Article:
The first quarter was dominated by the play of Sixers big man Joel Embiid. He led both teams with seven points and was routinely making plays that the Sixers missed in their loss against the Magic. Besides Embiid, another Sixer making his presence felt was Tobias Harris, something that was much needed. It is no secret that the small forward has struggled in the last few games, whether that is because of a reported virus or just a lack of confidence remains to be seen, but he came out firing in the first quarter. Making his first 3-point attempt and breaking an 0-for-23 shooting streak, he ended the quarter with seven points to help give the team a 29-24 lead.
The second quarter got ugly, and when I say ugly I mean REAAALLY ugly. The Sixers didn’t spontaneously combust, but it felt like all the good things they were doing went straight out the window. Ben Simmons continued to be invisible, Al Horford tried to break his cold spell but wasn’t able to create with any consistency, and the offense as a whole felt extremely disjointed. All of this came together, and as a result, the Sixers headed into halftime trailing 54-49.
It’s going to take some time for the team to gel, but far too often, the Sixers are playing down to their competition. Only getting to the free throw line six times in the first half when playing a much smaller team and having several giants in your own starting lineup is not ideal.
Whatever Brett Brown said in the locker room at halftime worked, because the Sixers looked angry in the third quarter. Ben Simmons was aggressive every chance he got and the team outworked the Thunder on the boards, often creating second-chance opportunities. Josh Richardson continued his quiet dominance, both finishing around the rim and continuing to be a threat from the outside. He ended the quarter as the Sixers’ new leading scorer with 20 points, and the re-energized group from Philadelphia took back the lead heading into the final frame, 83-80.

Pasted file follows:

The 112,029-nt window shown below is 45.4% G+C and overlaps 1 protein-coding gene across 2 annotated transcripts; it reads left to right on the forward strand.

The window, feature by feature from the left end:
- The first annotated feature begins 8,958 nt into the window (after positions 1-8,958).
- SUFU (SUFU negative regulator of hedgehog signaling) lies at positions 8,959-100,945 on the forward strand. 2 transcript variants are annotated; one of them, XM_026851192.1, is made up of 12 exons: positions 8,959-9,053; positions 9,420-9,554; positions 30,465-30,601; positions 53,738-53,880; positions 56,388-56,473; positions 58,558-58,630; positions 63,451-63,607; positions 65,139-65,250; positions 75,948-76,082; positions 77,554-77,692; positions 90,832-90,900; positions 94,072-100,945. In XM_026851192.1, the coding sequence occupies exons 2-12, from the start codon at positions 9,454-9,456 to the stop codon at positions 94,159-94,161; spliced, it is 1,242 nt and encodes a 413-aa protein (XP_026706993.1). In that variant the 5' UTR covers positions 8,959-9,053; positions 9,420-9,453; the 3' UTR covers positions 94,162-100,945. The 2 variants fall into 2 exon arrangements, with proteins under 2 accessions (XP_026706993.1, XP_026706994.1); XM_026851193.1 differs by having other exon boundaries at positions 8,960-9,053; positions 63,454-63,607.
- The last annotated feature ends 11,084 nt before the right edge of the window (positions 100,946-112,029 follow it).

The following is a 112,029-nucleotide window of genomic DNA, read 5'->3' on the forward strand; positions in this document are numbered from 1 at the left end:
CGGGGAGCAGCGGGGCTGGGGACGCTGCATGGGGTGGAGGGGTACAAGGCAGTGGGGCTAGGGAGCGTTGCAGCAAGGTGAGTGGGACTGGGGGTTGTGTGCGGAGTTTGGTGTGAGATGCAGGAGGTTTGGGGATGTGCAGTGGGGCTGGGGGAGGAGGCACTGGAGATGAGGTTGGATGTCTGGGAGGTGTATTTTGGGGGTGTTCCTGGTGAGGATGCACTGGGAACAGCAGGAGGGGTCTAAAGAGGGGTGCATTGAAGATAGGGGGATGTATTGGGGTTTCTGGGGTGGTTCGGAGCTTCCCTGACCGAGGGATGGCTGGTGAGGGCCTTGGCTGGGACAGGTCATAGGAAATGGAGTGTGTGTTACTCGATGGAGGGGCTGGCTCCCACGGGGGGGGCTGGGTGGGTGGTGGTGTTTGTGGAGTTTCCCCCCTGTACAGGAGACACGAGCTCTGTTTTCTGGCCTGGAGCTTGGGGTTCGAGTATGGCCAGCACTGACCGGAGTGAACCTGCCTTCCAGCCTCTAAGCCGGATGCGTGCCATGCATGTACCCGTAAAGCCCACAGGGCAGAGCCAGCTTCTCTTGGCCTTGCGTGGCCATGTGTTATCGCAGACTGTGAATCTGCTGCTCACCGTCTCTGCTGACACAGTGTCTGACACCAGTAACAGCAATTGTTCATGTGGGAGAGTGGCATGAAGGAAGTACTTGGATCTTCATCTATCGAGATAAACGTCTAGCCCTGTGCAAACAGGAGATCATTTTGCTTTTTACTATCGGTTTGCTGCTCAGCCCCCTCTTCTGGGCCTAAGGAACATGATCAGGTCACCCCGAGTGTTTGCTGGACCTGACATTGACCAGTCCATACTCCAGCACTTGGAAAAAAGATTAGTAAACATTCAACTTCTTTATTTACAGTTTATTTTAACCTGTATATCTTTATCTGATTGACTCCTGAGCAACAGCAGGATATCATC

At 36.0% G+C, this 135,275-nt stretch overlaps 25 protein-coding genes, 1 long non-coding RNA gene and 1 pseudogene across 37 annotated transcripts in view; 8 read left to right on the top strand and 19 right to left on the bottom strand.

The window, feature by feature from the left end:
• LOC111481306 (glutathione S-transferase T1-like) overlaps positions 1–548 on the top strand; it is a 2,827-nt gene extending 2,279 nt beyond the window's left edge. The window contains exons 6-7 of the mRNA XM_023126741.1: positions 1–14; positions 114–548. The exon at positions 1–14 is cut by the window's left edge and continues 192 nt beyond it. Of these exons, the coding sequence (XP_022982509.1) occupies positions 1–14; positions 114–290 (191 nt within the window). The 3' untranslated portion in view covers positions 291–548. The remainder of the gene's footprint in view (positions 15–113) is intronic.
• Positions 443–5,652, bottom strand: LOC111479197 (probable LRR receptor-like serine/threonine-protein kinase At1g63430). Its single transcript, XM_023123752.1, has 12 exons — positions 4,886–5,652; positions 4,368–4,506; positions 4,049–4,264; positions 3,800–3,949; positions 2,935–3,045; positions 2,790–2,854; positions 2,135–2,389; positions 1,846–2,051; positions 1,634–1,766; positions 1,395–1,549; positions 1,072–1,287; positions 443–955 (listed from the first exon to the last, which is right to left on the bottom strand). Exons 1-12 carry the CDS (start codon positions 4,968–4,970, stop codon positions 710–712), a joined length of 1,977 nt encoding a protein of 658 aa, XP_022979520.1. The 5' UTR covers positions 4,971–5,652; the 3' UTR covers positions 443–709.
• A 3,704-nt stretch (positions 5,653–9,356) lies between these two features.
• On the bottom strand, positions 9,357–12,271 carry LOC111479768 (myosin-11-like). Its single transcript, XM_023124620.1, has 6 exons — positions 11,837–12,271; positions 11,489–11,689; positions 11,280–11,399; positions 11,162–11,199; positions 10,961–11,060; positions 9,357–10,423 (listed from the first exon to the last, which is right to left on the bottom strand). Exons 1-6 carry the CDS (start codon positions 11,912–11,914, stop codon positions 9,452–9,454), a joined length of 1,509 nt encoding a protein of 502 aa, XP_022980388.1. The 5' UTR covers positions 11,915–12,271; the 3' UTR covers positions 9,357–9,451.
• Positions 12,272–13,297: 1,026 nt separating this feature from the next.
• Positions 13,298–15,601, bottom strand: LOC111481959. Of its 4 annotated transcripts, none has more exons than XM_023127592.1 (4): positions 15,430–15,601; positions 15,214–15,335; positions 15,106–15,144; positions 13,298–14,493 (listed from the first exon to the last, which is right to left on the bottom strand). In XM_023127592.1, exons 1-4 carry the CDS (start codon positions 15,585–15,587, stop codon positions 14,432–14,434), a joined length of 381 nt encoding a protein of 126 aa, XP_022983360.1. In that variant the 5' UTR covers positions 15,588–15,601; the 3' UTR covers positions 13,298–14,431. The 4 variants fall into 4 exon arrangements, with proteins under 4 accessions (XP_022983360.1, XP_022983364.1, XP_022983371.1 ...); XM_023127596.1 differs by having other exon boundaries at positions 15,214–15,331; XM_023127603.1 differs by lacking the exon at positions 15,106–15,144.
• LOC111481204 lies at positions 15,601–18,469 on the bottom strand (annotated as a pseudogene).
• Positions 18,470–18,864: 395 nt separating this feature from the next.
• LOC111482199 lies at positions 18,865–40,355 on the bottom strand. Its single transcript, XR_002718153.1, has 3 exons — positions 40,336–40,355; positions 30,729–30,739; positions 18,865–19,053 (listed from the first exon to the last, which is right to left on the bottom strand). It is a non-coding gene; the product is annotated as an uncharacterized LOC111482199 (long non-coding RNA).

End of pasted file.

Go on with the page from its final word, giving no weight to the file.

For much of the fourth quarter, the Sixers were just trying to keep the Thunder at arms-length. They had the opportunity to put them away several times, and yet, in the biggest moments of the game, Oklahoma City was right in it with them. Late in the quarter with both teams trading big shots, Embiid made a 3-pointer to tie the game and Josh Richardson sunk two at the free throw line to make sure the team had a chance to win it late. Embiid wasn’t able to hit a last-second jumper and the game headed to overtime.
With three big players in Simmons, Harris, and Richardson all with five fouls heading into the extra period, the Sixers were at a clear disadvantage. Then, Tony Brothers called about the tenth soft foul on Tobias Harris in just this game alone and momentum completely swung in favor of the Thunder. Offensive ineptitude and the defensive inability of Furkan Korkmaz let the Sixers down as Kork’s man on each defensive possession roasted him to the tune of a 9-0 run. Danilo Gallinari played the role of Sixers killer tonight, scoring seven points in overtime and 28 on the night.
When all was said and done the Thunder beat the Sixers 127-119, outscoring them 20-12 in overtime. Another sloppy, winnable game on the road, as many of them seem to be, goes by the wayside. Losing the last two on the road, the Sixers will have to regroup against the Cavaliers in Cleveland on Sunday.